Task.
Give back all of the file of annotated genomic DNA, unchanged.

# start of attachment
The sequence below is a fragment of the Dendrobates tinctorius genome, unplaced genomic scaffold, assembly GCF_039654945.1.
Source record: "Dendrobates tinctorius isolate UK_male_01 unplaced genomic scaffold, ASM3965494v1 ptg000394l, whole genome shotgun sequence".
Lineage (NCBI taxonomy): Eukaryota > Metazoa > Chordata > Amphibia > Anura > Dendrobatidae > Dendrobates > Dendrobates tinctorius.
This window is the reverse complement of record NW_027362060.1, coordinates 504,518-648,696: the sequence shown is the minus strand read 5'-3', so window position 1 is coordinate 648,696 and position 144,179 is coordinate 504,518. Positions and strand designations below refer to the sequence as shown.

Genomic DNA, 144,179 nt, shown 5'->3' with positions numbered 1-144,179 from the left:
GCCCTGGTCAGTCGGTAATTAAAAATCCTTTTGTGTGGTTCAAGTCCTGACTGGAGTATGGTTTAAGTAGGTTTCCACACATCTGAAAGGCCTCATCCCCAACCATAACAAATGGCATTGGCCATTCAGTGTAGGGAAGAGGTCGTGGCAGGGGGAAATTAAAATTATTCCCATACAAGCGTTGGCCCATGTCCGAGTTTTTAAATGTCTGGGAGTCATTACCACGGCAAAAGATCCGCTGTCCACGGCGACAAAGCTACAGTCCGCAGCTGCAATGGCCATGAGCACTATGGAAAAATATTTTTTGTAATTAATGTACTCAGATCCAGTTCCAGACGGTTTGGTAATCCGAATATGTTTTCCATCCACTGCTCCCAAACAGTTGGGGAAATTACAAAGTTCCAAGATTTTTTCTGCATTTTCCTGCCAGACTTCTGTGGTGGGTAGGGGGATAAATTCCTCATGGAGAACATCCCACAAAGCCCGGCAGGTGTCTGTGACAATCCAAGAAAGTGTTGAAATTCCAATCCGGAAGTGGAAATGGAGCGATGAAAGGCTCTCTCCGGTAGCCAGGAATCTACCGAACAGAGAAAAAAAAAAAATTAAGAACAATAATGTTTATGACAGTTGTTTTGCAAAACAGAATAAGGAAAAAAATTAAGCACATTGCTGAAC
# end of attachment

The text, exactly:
The sequence below is a fragment of the Dendrobates tinctorius genome, unplaced genomic scaffold, assembly GCF_039654945.1.
Source record: "Dendrobates tinctorius isolate UK_male_01 unplaced genomic scaffold, ASM3965494v1 ptg000394l, whole genome shotgun sequence".
Lineage (NCBI taxonomy): Eukaryota > Metazoa > Chordata > Amphibia > Anura > Dendrobatidae > Dendrobates > Dendrobates tinctorius.
This window is the reverse complement of record NW_027362060.1, coordinates 504,518-648,696: the sequence shown is the minus strand read 5'-3', so window position 1 is coordinate 648,696 and position 144,179 is coordinate 504,518. Positions and strand designations below refer to the sequence as shown.

Genomic DNA, 144,179 nt, shown 5'->3' with positions numbered 1-144,179 from the left:
GCCCTGGTCAGTCGGTAATTAAAAATCCTTTTGTGTGGTTCAAGTCCTGACTGGAGTATGGTTTAAGTAGGTTTCCACACATCTGAAAGGCCTCATCCCCAACCATAACAAATGGCATTGGCCATTCAGTGTAGGGAAGAGGTCGTGGCAGGGGGAAATTAAAATTATTCCCATACAAGCGTTGGCCCATGTCCGAGTTTTTAAATGTCTGGGAGTCATTACCACGGCAAAAGATCCGCTGTCCACGGCGACAAAGCTACAGTCCGCAGCTGCAATGGCCATGAGCACTATGGAAAAATATTTTTTGTAATTAATGTACTCAGATCCAGTTCCAGACGGTTTGGTAATCCGAATATGTTTTCCATCCACTGCTCCCAAACAGTTGGGGAAATTACAAAGTTCCAAGATTTTTTCTGCATTTTCCTGCCAGACTTCTGTGGTGGGTAGGGGGATAAATTCCTCATGGAGAACATCCCACAAAGCCCGGCAGGTGTCTGTGACAATCCAAGAAAGTGTTGAAATTCCAATCCGGAAGTGGAAATGGAGCGATGAAAGGCTCTCTCCGGTAGCCAGGAATCTACCGAACAGAGAAAAAAAAAAAATTAAGAACAATAATGTTTATGACAGTTGTTTTGCAAAACAGAATAAGGAAAAAAATTAAGCACATTGCTGAAC